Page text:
I was lucky enough to see The Blind Side yesterday, an Academy Award winning feature starring Sandra Bullock and some other people. Before I get into it, I have to say, Bullock deserved her win for Best Actress-- she inhabited her role immensely, and even though her accent grated on me like nothing else could (during the opening scene I leaned over to my mother and said "She's not going to be doing that accent throughout the entire film... right?"), she portrayed a strong, controlled woman, and you have to respect the sheer chutzpa she was throwing left, right and centre. I mean, I liked her. I thought she was great. I didn't care if she was the epitome of Right-Wing America, she was a brilliantly crafted character, and you can understand why the Republicans have latched onto the film as 'theirs'. Sandra Bullock's Leigh Anne Tuohy is everything they'd hoped Sarah Palin was going to be (oh, but how she faltered), and the story at the heart of the film? You have to respect it.
Now, praise aside, I have to say, no matter how well meaning or well filmed this film was, it was a seriously flawed picture. The tone veered wildly from one scene to the next, and it didn't help that the actor playing Michael Oher-- Quinton Aaron, chosen, I'm sure, because he was built like a brick shit house-- had the charisma of a stick. I understand that he was supposed to be socially awkward, somewhat broken inside (thusly meaning that Bullock's character had something to 'fix') young person, but even shining moments couldn't redeem a sheer lack of acting ability.
I wanted to enjoy this film. I want to enjoy any film that's been well received, and to be fair, I had no preconceptions when entering the theatre. Normally, I know the ending. I know the plot, I know the twists, I know everything about a film before I even step inside-- one of the problems that arise from working in a cinema. This, on the other hand, took me by surprise once or twice. One) the aforementioned accent Bullock was sporting and Two) how damn patronising the entire film was.
Michael Oher, the stereotypical silent black giant that perpetuates the form, needed the reassurance and help of the God-loving Tuohy family to get somewhere in life. Heck, I know this is based in real life (somewhat-- I'm sure liberties were taken in places) but there was nary a redeeming black character in sight. We had the full course of negative black stereotypes: gang-bangers, rapists, drug-addicts, and even one angry black lady, but the real heroes were the Tuohys, white, God lovin' saviours of the disenfranchised, illiterate black sports prodigy. It was around the midway point that my opinion of this film crystallised, and I'd had enough. I can only take so much back-patting, self-congratulatory story-telling.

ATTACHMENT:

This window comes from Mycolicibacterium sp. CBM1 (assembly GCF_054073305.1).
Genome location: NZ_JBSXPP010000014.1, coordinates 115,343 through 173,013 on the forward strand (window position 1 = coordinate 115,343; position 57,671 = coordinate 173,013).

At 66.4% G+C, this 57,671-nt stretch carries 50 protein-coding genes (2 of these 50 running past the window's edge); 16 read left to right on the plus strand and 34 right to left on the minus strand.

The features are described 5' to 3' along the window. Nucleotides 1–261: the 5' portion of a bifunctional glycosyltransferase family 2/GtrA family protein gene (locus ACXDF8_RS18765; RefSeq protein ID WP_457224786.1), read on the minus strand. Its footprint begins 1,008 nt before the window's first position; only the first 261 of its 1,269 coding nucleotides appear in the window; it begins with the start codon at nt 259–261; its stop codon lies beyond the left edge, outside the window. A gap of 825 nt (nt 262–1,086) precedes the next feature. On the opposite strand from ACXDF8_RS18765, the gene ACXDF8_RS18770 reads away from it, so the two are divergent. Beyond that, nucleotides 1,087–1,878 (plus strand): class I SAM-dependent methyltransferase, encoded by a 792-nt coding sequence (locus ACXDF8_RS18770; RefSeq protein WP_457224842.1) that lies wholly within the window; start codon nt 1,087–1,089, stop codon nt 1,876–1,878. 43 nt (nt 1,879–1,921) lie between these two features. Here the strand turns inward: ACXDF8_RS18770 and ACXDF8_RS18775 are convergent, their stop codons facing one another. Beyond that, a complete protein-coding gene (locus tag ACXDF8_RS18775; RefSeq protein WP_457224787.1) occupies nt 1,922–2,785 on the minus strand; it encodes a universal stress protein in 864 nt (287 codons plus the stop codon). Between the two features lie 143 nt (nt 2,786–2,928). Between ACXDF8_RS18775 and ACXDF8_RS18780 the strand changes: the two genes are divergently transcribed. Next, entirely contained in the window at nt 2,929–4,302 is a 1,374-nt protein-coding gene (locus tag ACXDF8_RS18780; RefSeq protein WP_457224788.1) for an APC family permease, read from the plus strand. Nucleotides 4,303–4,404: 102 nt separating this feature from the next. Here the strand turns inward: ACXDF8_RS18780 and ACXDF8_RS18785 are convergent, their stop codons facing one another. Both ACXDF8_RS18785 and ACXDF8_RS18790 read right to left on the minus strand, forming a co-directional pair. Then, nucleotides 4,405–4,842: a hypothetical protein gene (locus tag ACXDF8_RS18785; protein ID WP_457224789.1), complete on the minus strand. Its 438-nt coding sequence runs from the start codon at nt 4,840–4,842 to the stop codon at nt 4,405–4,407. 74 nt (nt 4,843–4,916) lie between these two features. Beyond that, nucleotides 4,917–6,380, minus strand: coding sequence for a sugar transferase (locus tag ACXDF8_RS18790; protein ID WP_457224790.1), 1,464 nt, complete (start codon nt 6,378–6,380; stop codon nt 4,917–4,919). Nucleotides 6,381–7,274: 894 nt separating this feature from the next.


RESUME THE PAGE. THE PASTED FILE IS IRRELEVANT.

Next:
So my enjoyment of the film was hampered. There were moments I loved-- Oher getting over his initial 'stage fright' during Wingate Christian School's first game of the season and taking a player 'to the bus', Oher putting his arm in front of SJ (a character I'll talk about in a moment) as they crash into a truck to protect him from near death, and Leigh Anne's realisation that Oher's testing in the 98th percentile of 'protective instinct' is instrumental to his character is just sublime in it's simplicity. The moment when Oher and SJ hit another vehicle was daunting-- I was expecting it from the moment they got in the car-- and it was a small thing that some might miss-- but during the quick cuts just as the air-bags deploy, Oher throws his arm in front of SJ, saving him from the full force of the potentially neck-breaking, jaw-shattering impact. Leigh Anne realising what Oher did was wonderful. I could forgive Aaron's lack of acting ability for that.
Now, another problem I had-- SJ Tuohy. The comic relief. Whenever he came onto the screen, with his cheeky child actor grin and his ability to speak (don't you just hate it?) the tone veered off completely. The film couldn't decide what it wanted to be, and this character was part and parcel of that. It wanted to be funny in parts, because it felt like the director wasn't sure the audience could handle a straight melodrama. So we had coaches from across the country (played by real coaches, and by God you could tell) trying to poach Oher, and they had to make an offer to SJ too. Wow, that was a new low for this film. Seriously, it hurt seeing these coaches trying to act. Bad luck, guys. So we had our awkward cameos, our forced comic moments, and not only that but we had an action sequence (off the football field) with Oher confronting a gang-banger who just threatened his adoptive family! With rape! Oher becomes a superhero, able to dodge bullets and move faster than a speeding one as guns are pulled and he becomes ultimate bad ass (so yeah, I guess he does make a good American football player, eh?), only to be hampered from the film's trend of showing flashbacks to a time he wasn't such a hardcore guy.
So, how would I rate this film? Mediocre. Not better than average, because it just couldn't nail down what it wanted to be. It veered from genre to genre, it felt wildly out of place within itself at times, and yes, it was directed well (the American football set pieces were spot on), and for the most part well-acted (Tim McGraw can kind of act!), but I don't think I can forgive it for it's major flaws, namely the overbearingly patronising tone and the flat acting from Quinton Aaron. Oh, and the fact that Sandra Bullock's accent hurt my soul.
I think Scott Tobias from The Onion's A.V. Club sums up my thoughts somewhat in his review of the film, calling it "a new low" in the "long, troubled history of well-meaning white paternalism".
You know what I mean, right?